TRUE GRIT Review

Without having seen the original 'True Grit' I prepared myself for this remake with no thoughts of a prior film, I looked at it with the eagerness I usually do any new Coen brothers film and I believed (and still do) they had no intention of making a film that was purely based on an older one. Not knowing how the Coens version differs or what it builds upon and takes away I cannot say it is a better film and I cannot compare Jeff Bridges to John Wayne.

What I can say though is that this is a damn solid film. Expecting nothing less from the brothers Coen, this 'True Grit' is an exercise in genre filmmaking for the directors. They have adapted the screenplay into a traditional western saga. The film telling the simple story of a man on the run and the determined young lady and U.S. Marshal out to capture him. The Coens not only take cues from westerns of the past but push them, force them to create a beautiful film that is compelling despite the predictable plot.

I cannot complain of the familiar plot for the story of it all is made very compelling by the two lead actors. Jeff Bridges as Rooster Cogburn is a surly, drunken Marshal whom young Mattie Ross asks to help her acquire the man who killed her father. As Mattie, Hailee Steinfeld is a quick tongue and a sharp mind of what is fair and what is not, what is just and what is wrong. She knows the ins and outs of what she is capable of and she uses her knowledge to its full extent. At points it can be rather annoying, her nagging the marshal and Texas Ranger LaBouef to do only as she asks with no concern for other factors that complicate the situation. Steinfeld is relentless though and she plays the determined and unflinching Mattie with such vigor it is impossible to tear your eyes from hers. Bridges on the other hand gives just the right amount of his drunken persona to make you doubt he may turn out to be the hero that Mattie needs him to be. Throughout we want to believe Cogburn will come through for Mattie, but we never really trust him. In fact, between he and LaBouef we are put in the position of concern for Mattie and that her one desire to see her fathers killer put to death may not pan out, that it could in fact cause only more harm to Mattie.

As Labouef, Matt Damon is is completely mesmerizing and deserves a supporting actor nom. The Texas ranger he portrays is an odd character, one who fits the awkward Coen tone perfectly. Damon delivers his lines with a slow drawl that exudes ease. Even after his tongue is nearly bitten through and he speaks with a lisp, he never wavers from vocal tone that tells you exactly who this man is and what he thinks of himself. As with Cogburn he draws a fine line between ally and foe. Throughout the films the roles seem to almost alternate and allow us that almost non-existent pleasure in films of getting to know characters for more than just the person they are in the moment in time that the film is documenting. There isn't necessarily growth within these supporting male roles, but there is development, and as Mattie learns who she can trust and what needs to be done, so do we. At the focus of the hunt Josh Brolin supplies a small role that feels as vital to the story as it is supposed to simply because he is playing him. Had it been a no name actor we might not have felt such angst in catching up with Mr. Chaney, but in the hands of Brolin he gives the role just the right amount of weight that we feel the anger Mattie has towards him.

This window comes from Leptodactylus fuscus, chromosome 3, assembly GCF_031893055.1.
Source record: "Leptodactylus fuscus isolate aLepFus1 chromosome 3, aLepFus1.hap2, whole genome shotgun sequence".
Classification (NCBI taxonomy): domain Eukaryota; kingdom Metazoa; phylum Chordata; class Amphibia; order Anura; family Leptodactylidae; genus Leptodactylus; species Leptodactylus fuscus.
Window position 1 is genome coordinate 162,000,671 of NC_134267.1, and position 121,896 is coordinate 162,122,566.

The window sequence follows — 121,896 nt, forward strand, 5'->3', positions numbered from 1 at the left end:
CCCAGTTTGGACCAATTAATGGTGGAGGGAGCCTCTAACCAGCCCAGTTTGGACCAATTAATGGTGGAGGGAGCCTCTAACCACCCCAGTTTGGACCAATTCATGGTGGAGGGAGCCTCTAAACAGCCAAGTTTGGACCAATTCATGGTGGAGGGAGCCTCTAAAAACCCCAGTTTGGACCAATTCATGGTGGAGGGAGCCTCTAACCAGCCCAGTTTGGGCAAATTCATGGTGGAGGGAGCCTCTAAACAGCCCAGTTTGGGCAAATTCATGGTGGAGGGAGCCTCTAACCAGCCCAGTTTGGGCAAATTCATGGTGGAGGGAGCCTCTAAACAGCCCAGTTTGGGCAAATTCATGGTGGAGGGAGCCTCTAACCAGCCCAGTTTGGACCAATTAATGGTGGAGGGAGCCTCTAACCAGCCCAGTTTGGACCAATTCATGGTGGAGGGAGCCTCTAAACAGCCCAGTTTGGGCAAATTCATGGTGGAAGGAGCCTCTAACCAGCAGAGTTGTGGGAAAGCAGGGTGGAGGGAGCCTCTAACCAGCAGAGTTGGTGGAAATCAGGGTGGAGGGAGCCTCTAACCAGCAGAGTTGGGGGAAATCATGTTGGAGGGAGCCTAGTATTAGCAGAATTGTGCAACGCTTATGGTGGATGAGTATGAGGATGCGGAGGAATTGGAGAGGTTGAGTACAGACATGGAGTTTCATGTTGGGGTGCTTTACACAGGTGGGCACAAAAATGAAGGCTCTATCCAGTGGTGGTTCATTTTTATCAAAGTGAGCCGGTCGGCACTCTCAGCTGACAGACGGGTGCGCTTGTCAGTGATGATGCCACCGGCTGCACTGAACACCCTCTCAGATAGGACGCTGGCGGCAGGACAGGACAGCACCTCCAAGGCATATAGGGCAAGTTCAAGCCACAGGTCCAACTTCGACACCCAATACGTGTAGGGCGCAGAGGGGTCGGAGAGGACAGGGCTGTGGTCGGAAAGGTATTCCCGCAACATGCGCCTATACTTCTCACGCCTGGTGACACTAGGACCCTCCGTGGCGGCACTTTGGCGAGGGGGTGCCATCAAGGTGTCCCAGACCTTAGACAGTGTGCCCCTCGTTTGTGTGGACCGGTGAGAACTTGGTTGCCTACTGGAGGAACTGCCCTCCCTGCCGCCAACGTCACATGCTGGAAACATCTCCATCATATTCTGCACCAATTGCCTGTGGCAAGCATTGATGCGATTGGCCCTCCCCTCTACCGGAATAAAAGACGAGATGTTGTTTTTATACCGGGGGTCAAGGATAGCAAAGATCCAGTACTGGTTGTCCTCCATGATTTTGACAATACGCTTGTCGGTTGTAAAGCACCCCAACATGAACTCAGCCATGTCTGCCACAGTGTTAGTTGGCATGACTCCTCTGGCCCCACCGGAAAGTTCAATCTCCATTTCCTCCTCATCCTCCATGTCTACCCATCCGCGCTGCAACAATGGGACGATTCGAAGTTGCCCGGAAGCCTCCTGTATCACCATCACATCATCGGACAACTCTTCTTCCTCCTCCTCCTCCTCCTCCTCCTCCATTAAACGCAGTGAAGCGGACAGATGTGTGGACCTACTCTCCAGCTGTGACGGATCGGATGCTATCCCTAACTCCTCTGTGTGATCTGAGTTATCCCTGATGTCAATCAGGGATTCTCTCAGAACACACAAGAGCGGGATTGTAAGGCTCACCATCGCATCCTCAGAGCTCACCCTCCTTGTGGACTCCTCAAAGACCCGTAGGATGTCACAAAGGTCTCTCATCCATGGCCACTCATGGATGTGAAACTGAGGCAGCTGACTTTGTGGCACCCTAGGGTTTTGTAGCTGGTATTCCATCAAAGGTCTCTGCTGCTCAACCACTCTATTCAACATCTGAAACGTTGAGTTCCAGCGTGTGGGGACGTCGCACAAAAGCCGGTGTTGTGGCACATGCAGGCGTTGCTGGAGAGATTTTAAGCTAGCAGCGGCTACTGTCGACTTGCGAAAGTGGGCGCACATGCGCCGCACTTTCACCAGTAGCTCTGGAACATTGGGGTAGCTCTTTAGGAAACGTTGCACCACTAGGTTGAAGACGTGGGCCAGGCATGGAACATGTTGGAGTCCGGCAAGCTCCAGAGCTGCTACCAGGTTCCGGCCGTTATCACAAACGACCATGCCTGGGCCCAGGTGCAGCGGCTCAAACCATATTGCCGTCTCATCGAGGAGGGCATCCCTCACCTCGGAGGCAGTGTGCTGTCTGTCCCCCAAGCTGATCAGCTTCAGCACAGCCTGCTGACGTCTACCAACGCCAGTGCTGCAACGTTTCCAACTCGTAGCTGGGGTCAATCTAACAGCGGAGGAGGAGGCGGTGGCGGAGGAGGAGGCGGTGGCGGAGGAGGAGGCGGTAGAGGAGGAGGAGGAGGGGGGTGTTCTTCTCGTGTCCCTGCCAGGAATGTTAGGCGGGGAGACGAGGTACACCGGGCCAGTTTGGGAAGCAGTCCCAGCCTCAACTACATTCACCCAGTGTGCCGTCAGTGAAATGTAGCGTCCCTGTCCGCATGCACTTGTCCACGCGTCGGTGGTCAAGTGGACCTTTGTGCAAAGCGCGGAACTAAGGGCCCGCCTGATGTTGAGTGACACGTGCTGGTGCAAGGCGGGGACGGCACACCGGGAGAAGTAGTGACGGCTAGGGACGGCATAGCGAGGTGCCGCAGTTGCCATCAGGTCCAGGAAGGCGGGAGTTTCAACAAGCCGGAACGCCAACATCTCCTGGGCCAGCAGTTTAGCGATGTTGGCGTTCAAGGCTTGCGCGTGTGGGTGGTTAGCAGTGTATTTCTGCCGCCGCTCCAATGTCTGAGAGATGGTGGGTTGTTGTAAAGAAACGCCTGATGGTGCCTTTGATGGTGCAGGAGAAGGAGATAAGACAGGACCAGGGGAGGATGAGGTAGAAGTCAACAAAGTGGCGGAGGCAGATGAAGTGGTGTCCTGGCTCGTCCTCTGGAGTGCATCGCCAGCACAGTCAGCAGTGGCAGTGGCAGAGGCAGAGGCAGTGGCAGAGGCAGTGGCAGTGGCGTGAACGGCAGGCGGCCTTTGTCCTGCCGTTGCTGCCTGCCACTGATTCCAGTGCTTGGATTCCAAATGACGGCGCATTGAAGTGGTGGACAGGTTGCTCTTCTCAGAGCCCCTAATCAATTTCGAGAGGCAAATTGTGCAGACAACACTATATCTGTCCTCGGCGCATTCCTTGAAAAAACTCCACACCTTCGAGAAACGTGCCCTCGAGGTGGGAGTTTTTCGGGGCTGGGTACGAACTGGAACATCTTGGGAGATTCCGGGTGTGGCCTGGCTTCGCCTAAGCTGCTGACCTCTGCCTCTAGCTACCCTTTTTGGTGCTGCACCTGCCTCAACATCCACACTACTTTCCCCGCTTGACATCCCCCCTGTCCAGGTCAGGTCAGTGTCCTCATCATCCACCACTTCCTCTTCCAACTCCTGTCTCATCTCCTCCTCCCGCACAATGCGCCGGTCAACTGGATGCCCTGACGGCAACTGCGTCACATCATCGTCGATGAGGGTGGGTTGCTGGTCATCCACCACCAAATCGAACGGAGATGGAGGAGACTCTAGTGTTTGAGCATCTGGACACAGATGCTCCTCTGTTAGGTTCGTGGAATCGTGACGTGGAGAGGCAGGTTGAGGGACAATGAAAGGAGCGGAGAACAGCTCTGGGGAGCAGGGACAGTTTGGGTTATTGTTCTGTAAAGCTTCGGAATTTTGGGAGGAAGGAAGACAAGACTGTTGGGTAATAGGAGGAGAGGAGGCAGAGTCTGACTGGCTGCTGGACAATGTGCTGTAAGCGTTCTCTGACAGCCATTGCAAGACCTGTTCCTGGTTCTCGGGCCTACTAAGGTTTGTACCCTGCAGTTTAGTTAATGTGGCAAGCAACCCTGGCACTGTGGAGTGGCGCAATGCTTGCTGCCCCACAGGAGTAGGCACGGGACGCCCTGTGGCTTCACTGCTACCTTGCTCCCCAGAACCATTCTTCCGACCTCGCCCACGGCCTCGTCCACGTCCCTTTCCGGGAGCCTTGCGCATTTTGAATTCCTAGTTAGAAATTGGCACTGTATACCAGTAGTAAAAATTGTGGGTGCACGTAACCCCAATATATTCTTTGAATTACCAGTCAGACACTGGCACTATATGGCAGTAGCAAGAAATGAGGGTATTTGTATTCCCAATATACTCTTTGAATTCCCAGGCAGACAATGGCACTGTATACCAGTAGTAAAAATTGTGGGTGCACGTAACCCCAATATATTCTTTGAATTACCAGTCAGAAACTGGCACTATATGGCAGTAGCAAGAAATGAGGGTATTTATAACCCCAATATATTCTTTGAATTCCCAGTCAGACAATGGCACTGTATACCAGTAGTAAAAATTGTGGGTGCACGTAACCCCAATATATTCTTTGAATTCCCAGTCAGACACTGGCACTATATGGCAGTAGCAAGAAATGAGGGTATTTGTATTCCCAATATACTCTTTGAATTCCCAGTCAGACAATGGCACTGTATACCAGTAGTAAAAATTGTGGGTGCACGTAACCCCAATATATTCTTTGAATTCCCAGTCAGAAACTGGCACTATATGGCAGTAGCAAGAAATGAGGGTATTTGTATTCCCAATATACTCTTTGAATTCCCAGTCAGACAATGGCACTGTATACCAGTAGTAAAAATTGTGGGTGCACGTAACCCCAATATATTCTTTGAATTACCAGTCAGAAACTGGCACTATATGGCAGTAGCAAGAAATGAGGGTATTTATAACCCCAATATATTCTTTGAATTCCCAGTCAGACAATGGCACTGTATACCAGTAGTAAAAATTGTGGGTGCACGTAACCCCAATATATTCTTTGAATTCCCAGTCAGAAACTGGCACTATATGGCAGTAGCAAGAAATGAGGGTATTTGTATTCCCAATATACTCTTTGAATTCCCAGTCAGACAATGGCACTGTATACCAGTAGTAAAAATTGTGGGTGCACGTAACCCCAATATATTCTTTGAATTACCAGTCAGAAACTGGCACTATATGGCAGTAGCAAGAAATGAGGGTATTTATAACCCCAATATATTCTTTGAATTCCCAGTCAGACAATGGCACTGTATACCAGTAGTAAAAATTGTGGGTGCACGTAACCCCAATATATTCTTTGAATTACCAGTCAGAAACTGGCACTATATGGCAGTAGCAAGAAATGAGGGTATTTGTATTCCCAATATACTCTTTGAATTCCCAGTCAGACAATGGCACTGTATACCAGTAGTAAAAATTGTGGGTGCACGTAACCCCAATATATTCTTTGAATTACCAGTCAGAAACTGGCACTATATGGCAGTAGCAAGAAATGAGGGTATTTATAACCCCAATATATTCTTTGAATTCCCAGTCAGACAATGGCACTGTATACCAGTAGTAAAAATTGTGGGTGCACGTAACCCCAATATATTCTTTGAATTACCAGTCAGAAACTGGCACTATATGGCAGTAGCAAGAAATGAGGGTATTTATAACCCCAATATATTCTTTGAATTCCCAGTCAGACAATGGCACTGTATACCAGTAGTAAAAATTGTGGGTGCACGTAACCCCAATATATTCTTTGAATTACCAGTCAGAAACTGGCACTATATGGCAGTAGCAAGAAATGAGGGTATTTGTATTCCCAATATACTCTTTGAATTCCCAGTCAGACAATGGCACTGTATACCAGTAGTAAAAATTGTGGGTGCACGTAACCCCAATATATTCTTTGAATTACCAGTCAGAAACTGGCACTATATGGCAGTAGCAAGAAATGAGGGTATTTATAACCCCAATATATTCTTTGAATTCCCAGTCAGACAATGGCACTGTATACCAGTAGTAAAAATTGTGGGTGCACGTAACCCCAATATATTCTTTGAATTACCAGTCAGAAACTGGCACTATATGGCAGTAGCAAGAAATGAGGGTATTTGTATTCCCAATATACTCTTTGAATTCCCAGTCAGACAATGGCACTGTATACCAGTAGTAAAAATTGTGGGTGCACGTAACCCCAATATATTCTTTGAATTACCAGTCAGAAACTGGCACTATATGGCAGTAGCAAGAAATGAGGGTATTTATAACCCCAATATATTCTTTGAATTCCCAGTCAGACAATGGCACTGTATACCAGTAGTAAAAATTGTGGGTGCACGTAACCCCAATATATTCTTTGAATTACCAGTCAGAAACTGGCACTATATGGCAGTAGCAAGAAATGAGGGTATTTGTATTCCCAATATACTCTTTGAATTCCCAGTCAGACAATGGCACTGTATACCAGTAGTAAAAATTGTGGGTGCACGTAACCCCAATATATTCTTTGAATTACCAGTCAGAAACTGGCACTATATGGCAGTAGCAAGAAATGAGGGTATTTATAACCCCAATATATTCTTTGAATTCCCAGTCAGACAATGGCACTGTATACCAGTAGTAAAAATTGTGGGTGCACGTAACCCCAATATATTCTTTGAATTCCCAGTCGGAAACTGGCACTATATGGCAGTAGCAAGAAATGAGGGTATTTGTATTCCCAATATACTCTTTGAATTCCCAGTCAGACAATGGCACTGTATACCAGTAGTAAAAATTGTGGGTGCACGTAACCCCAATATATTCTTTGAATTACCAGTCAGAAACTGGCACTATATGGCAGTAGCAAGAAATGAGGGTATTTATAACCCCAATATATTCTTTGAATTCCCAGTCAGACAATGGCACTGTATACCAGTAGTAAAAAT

Though I only slightly mentioned it earlier, the trademark Coen tone seeps through into the somewhat nostalgic material. The odd editing, the random bits of humor, the sly sarcastic wit of each character. It is all there and though the environment seems almost in conflict with that time of persona and tone, it only seems to enhance the idea of this genre western being taken to a different kind of level than we have been treated to before. With the beautiful landscapes, the Arkansas references and the subtle musical score that moves the somewhat slow paced film along at a good speed it is hard to catch the greatness of it all. We watch as a young girl struggles to accomplish what will only bring balance to her world and though as we are shown in an epilogue type segment that this meeting between herself and Rooster was only a small section of her life it did indeed affect her greatly. This film affected me greatly. It is not a revolutionary story and it doesn't present some new way of thinking, but it does feel profound, and in that the film is a complete success.